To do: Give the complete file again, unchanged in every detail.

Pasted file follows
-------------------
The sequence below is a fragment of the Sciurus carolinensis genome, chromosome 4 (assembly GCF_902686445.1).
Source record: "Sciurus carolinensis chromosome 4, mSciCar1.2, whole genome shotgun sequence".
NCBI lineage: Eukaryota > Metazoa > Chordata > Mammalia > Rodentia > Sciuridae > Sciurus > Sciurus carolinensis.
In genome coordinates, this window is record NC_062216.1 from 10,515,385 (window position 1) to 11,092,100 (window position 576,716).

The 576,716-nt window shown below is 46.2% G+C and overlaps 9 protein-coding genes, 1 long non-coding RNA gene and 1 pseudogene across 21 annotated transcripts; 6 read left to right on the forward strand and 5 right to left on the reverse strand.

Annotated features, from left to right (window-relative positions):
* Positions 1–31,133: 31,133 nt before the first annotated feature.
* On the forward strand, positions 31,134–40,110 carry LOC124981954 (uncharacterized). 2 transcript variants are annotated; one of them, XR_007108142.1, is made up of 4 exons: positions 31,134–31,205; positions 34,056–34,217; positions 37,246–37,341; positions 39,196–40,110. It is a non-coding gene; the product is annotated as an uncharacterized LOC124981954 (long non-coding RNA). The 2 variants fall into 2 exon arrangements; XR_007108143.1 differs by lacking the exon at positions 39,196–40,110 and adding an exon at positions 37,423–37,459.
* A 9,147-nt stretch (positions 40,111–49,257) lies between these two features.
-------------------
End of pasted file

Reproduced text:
The sequence below is a fragment of the Sciurus carolinensis genome, chromosome 4 (assembly GCF_902686445.1).
Source record: "Sciurus carolinensis chromosome 4, mSciCar1.2, whole genome shotgun sequence".
NCBI lineage: Eukaryota > Metazoa > Chordata > Mammalia > Rodentia > Sciuridae > Sciurus > Sciurus carolinensis.
In genome coordinates, this window is record NC_062216.1 from 10,515,385 (window position 1) to 11,092,100 (window position 576,716).

The 576,716-nt window shown below is 46.2% G+C and overlaps 9 protein-coding genes, 1 long non-coding RNA gene and 1 pseudogene across 21 annotated transcripts; 6 read left to right on the forward strand and 5 right to left on the reverse strand.

Annotated features, from left to right (window-relative positions):
* Positions 1–31,133: 31,133 nt before the first annotated feature.
* On the forward strand, positions 31,134–40,110 carry LOC124981954 (uncharacterized). 2 transcript variants are annotated; one of them, XR_007108142.1, is made up of 4 exons: positions 31,134–31,205; positions 34,056–34,217; positions 37,246–37,341; positions 39,196–40,110. It is a non-coding gene; the product is annotated as an uncharacterized LOC124981954 (long non-coding RNA). The 2 variants fall into 2 exon arrangements; XR_007108143.1 differs by lacking the exon at positions 39,196–40,110 and adding an exon at positions 37,423–37,459.
* A 9,147-nt stretch (positions 40,111–49,257) lies between these two features.